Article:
|BOS (1 yr)||1||0||1.000||3.79||9||0||1||0||0||0||19.0||23||9||8||1||10||5||1.737|
I had always thought that May 15th was one of the few calendar dates on which no member of the all-time Yankee family was born. Then on May 14, 2012, I was poking around the fantastic Baseball-Reference Web site, I came across a guy by the name of Charles Brittingham Burns. In 1902, the legendary skipper John McGraw, who had not yet become legendary, was managing the Baltimore Orioles, who had not yet been relocated to New York City, where the team was renamed first the Highlanders and then the Yankees. For some reason, in some game, McGraw looked down his Orioles’ bench and pointed at Mr. Burns and told him to grab a bat because he was going to hit. The 23-year-old native of Bayview, MD, who was supposedly known as “C.B.” to his teammates went to the plate for the first time in his big league career and hit a single.
That would turn out to be the one and only time McGraw or evidently any other manager asked C.B. to take an at bat in a baseball game, which means he ended his big league career with a perfect 1.000 batting average. Since then, he has been joined by four other players who batted a perfect 1.000 during their Yankee careers. They are; Heinie Odom (1925) Mickey Witek (1949) Larry Gowell (1972) and the most recent, Chris Latham (2003). Gowell is the only pitcher to do it and Latham is the only one of the five to do it with more than one official at bat. He went 2-2 during his very brief Yankee career. Burns is one of 302 Maryland natives to play in the big leagues. My all-time top five Maryland-born Yankees would be: Babe Ruth – Baltimore; Frank “Home Run” Baker – Trappe; Mark Teixeira – Annapolis; Charlie Keller – Middletown; and Tommy Byrne – Baltimore.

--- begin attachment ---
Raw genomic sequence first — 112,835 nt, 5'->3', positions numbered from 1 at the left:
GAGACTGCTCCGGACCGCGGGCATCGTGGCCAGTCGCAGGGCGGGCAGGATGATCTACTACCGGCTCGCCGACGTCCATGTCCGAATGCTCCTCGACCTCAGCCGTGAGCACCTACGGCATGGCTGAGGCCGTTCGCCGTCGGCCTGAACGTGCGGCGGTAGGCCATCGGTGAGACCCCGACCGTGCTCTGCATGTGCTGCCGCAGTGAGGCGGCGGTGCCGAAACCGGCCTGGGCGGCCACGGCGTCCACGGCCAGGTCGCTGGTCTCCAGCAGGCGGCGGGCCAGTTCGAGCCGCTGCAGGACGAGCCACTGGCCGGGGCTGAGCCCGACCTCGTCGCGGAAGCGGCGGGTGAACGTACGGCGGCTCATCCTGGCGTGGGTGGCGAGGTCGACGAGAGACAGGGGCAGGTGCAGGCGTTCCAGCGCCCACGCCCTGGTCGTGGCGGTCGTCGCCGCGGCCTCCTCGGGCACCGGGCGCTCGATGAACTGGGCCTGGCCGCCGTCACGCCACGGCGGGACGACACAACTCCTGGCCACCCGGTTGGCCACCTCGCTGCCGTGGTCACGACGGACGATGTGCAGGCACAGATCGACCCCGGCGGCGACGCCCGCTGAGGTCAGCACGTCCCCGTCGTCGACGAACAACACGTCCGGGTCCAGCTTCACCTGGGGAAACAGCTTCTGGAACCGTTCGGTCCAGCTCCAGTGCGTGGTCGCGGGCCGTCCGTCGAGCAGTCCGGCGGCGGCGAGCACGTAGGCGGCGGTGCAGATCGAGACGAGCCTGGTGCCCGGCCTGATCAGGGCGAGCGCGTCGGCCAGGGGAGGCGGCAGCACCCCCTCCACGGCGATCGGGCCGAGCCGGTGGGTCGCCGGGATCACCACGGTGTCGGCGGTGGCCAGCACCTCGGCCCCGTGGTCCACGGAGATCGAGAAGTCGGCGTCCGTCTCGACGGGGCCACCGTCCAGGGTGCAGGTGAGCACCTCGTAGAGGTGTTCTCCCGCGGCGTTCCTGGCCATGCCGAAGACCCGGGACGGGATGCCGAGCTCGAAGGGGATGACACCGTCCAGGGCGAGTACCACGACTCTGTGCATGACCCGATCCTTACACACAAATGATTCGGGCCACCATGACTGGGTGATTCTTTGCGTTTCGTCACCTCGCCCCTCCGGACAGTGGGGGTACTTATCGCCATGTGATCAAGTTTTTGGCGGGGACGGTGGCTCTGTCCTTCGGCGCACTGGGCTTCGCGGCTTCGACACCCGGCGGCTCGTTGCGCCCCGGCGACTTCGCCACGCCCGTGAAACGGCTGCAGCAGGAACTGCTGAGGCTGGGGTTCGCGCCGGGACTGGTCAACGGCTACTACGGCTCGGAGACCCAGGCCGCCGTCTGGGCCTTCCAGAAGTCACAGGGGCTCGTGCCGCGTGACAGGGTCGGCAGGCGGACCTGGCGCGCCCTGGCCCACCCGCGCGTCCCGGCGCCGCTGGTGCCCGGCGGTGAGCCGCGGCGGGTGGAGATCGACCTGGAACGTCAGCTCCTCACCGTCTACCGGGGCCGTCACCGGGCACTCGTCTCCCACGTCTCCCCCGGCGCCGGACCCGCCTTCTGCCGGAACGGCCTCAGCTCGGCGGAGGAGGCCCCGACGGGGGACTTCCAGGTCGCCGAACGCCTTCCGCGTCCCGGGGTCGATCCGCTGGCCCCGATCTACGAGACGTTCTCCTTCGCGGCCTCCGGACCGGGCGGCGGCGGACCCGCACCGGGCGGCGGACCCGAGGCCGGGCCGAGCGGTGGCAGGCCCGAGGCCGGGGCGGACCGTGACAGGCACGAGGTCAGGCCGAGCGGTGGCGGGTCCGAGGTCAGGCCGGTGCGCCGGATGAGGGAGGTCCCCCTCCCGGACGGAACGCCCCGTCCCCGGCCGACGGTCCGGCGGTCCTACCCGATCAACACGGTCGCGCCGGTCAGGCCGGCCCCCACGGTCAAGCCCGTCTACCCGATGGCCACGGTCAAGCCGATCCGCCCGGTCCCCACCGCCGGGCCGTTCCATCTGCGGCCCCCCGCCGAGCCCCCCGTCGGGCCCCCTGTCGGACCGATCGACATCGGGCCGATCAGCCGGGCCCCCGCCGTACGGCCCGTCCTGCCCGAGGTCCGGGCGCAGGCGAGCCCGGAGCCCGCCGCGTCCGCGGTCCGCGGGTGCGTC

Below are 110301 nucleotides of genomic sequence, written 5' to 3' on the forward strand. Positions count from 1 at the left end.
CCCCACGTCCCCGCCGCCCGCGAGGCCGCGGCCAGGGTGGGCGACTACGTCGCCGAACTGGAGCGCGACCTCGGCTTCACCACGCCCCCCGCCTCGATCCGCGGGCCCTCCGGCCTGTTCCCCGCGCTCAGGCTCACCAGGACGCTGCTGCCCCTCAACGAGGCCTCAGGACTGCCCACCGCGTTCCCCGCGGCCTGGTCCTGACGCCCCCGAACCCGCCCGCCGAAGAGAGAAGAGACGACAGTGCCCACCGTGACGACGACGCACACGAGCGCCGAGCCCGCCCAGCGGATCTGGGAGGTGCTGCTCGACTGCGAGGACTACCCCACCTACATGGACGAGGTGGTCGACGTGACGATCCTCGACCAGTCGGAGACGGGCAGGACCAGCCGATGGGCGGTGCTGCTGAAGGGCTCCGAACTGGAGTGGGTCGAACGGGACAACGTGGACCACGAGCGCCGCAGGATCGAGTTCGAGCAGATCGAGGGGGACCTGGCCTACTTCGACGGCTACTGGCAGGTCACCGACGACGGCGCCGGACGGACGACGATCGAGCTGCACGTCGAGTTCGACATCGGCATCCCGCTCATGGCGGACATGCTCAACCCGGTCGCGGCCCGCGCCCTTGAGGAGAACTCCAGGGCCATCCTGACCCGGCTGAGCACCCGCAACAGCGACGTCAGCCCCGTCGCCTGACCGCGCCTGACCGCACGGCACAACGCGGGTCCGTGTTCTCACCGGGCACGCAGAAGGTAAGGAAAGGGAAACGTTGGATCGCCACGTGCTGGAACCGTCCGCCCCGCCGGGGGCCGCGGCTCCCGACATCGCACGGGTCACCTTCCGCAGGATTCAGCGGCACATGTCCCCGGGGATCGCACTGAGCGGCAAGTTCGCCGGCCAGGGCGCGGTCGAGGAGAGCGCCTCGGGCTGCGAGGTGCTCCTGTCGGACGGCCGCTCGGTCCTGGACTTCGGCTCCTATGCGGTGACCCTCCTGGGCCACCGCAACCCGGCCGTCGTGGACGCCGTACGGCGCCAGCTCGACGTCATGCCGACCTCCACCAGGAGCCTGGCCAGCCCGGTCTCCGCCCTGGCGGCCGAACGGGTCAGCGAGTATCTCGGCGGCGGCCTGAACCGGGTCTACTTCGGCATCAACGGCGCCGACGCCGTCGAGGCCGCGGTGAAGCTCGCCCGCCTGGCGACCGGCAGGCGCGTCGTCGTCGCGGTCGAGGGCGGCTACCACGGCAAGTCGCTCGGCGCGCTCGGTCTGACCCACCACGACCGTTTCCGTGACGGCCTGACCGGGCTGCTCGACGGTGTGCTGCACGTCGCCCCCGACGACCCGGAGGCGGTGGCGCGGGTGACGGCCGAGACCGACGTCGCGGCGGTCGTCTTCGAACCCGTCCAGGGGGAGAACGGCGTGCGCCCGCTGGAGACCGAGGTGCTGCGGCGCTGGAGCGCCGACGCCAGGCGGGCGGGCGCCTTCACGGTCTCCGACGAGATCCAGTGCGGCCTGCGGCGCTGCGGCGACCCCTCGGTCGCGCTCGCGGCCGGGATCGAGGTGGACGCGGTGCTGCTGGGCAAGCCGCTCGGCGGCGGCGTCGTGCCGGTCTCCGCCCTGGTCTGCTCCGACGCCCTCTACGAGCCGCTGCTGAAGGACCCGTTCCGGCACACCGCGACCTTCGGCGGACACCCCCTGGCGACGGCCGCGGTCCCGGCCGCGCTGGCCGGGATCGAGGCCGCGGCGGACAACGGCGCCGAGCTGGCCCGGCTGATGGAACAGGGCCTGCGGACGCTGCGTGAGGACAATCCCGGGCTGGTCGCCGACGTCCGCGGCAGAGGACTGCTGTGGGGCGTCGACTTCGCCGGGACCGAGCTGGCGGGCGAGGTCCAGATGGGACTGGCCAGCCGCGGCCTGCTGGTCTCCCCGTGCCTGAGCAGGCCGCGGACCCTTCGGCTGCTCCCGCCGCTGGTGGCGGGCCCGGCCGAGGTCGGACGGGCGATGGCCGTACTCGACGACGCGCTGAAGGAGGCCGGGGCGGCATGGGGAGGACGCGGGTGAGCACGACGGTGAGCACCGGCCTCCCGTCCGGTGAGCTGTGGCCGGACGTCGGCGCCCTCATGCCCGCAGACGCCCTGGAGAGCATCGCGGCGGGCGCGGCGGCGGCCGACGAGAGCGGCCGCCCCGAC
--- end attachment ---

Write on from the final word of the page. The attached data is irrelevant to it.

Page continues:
This since departed Yankee infielder celebrated his 26th birthday by joining Burns as a May 15th-born member of the Yankees’ all-time roster on May 15, 2013.
The J.R. stands for John Ryan. Born on this date in 1991, this native of Bradenton, Florida was a Yankee second round selection in the 2009 amateur draft. During his six years in New York’s farm system, he’s averaged .264, hit right around ten homers per season and driven in between forty and fifty. His defensive skills behind the plate have been OK but nothing exceptional. Most Yankee pundits thought he was behind another young receiver named Gary Sanchez on the organization’s depth chart of young catching prespects, but it was Murphy who got the call-up to the Bronx in September of 2013.
Then the following winter, the Yanks went out and signed free agent catcher Brian McCann to a long term deal, meaning neither Murphy or Sanchez were destined to become New York’s starting catcher. When McCann’s backup, Francisco Cervelli suffered a bad hamstring injury during the second week of the 2014 season, the Yanks again turned to Murphy and not Sanchez to replace him.
This far in 2014, Murphy has performed well in that role. Through today’s date he was hitting a robust .407 in 11 games of action with a home run and five RBIs. He’s also handled himself well behind the play. If I had to guess how the Yankees were going to handle their catching personnel in the next few years, I think they will end up letting the injury-prone Cervelli go, keep Murphy as McCann’s backup and try to leverage Sanchez’s more attractive power numbers into a deal for a starting pitcher or shortstop at some point in the future.